Marriott Theatre’s ‘Footloose’ Is Mostly Fancy-Free Fun
When you hear the title Footloose, many of you may be like me. You go back in time a little bit, envision Kevin Bacon with his Walkman and start singing in your head (or out loud!) “Everybody cut footloose, footloose. Kick off the Sunday shoes…” I know I’m not alone here.
I will admit that I was curious when I heard there was a Footloose musical. With all of the remakes that we have seen onscreen and on Broadway of late, I wasn’t sure whether to expect brilliance or blah. In the end, the brilliance of the cast at Marriott theater overshadowed some of the blah that was the play itself.
Footloose is the story of Ren, a big city teen who moves to a very small town after his father abandons him and his mother. Due to a horrible accident years before that resulted in the deaths of four teenagers, all forms of dancing and rock and roll music have been banned. When Ren meets Ariel, the daughter of the town Reverend and sister to one of the teens who died in the accident, they help each other find a way out of their sadness and bring the town along with them.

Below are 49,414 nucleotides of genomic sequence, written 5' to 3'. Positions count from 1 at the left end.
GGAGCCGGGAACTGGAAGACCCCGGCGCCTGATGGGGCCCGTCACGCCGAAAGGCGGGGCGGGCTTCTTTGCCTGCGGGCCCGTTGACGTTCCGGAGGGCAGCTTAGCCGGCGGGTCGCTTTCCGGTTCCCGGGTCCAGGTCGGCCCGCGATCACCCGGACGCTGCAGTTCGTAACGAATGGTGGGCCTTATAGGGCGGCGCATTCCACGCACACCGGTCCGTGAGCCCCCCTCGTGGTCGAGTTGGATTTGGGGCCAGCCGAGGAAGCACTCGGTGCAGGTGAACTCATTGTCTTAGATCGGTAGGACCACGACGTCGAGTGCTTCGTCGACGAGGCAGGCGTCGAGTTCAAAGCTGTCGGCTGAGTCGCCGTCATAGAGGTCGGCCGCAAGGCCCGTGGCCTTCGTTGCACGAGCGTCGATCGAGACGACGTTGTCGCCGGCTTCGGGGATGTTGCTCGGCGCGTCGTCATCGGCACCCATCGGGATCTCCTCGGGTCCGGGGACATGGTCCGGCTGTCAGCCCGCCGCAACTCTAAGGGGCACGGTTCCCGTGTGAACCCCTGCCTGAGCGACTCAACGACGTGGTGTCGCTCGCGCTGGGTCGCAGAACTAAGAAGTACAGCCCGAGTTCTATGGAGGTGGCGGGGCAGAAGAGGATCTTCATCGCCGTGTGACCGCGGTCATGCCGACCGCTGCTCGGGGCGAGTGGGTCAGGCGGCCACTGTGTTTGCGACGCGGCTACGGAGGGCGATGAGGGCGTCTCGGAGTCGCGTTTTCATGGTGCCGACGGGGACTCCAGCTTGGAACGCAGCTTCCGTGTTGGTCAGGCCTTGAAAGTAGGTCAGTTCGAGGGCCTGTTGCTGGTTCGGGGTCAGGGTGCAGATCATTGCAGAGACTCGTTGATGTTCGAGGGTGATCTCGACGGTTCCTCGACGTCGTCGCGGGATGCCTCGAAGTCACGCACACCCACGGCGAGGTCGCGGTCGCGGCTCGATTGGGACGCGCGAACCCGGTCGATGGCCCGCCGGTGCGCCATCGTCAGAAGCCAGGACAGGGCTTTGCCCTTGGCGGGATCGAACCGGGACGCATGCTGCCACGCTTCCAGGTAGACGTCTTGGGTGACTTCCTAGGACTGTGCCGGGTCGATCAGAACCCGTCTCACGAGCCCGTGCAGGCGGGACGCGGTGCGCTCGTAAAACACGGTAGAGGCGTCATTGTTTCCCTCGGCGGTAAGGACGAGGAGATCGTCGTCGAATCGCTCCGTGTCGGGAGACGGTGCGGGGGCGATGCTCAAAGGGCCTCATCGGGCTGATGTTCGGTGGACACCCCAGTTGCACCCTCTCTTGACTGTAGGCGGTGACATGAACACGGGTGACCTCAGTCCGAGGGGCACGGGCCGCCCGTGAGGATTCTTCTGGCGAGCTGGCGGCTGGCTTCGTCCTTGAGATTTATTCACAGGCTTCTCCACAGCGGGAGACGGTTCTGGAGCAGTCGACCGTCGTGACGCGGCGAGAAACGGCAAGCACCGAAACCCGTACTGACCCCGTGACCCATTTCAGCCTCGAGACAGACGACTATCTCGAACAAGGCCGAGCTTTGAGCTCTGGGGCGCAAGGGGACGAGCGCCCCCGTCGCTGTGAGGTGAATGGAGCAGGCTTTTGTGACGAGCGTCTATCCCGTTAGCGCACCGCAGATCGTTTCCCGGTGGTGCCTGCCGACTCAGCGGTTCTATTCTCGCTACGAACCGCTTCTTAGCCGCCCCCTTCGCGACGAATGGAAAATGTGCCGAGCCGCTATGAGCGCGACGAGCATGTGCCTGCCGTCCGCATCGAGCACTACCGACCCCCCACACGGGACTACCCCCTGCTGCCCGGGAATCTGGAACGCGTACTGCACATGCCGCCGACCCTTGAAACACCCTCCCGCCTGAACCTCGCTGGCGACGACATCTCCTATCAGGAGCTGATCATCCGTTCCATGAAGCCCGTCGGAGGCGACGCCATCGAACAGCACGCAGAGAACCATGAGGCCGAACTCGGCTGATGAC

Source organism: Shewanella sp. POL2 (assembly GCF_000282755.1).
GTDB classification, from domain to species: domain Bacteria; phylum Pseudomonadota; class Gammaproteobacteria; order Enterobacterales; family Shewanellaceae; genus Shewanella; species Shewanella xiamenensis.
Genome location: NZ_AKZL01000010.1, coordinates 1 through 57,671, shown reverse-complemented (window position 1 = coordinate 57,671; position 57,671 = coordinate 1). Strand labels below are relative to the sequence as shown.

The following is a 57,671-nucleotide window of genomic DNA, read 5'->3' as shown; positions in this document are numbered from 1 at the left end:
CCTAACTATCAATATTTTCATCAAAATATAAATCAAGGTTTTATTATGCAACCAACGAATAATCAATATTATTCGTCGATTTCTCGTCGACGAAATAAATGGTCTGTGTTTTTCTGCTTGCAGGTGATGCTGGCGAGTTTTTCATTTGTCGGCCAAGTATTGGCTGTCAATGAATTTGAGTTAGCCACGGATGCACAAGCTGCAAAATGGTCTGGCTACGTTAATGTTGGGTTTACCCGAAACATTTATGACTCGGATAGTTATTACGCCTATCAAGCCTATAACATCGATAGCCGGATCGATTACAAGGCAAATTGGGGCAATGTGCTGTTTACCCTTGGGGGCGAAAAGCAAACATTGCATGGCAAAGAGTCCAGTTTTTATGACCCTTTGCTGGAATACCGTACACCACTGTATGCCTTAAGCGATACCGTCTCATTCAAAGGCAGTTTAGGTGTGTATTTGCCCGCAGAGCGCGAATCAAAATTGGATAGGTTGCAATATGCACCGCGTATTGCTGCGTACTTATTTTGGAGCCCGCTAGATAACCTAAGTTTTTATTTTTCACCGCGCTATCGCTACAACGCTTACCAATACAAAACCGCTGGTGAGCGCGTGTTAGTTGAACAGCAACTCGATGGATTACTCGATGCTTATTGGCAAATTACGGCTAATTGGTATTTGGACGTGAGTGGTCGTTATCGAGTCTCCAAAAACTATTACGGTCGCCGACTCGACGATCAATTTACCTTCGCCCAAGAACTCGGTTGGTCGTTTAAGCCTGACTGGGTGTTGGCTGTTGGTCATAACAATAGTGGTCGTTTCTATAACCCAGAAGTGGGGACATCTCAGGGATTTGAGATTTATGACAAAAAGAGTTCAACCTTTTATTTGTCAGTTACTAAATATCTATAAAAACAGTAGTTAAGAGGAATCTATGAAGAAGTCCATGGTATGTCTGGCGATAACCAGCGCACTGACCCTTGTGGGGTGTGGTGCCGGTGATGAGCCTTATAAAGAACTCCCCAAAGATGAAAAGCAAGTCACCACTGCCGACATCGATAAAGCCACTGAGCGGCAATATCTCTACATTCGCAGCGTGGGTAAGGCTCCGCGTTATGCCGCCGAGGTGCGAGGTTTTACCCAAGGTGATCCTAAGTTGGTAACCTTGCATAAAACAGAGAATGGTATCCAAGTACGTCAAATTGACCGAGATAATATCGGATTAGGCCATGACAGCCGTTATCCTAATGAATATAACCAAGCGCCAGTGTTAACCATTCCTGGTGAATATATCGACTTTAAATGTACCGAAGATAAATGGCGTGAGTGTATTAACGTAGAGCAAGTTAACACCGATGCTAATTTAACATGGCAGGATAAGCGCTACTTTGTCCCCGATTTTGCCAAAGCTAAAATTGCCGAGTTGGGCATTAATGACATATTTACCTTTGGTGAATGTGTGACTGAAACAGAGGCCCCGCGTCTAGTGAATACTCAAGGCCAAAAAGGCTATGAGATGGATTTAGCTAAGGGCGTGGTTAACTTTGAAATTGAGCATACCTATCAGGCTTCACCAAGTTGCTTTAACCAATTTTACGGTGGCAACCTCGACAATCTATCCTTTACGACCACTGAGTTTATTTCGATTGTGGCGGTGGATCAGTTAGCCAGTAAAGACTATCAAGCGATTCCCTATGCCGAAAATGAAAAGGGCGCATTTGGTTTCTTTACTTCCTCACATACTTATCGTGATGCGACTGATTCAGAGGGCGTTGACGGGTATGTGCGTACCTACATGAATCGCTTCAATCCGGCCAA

While some of the script was dry and a little slow at times, the cast of Footloose did everything they could to overcome the issues – and they succeeded. The characters – decked out in full 80’s clothing, hair and makeup – were extremely enjoyable and the cast was loaded with talent.
Lucy Godinez (Ariel) had a singing voice that could cut through the silence like a knife – in the best way you can imagine. I would happily listen to her sing the phone book and likely ask her to do it again when she finished. Ariel’s three friends Rusty, Wendy Jo and Urleen (Monica Ramirez, Sara Reinecke, and Keirsten Hodgens respectively) were not only fun, but the actresses’ voices and harmonies were phenomenal. Then you had Ben Barker’s Willard who was fun comic relief with lots of personality.
In terms of musical numbers, there were some absolute standouts. “Holding out for a Hero” (yes, the song that you know) was a teenage cast number that was led by Ariel and her three friends (again, outstanding voices). It was set at the lunch tables and its choreography reminded me a little of “Summer Nights” from Grease – only with much more energy and style. “Almost Paradise” was also stellar, as our two leads find some peace with each other under the stars. This is one of those songs that you wish you could hear again because their voices melded so beautifully.
Overall, while there was some script awkwardness, the cast and crew of Marriott Theater’s Footloose had the talent to overcome and thoroughly entertain. If this was a movie that you loved or a song you find yourself singing, let this cast show you what they can do.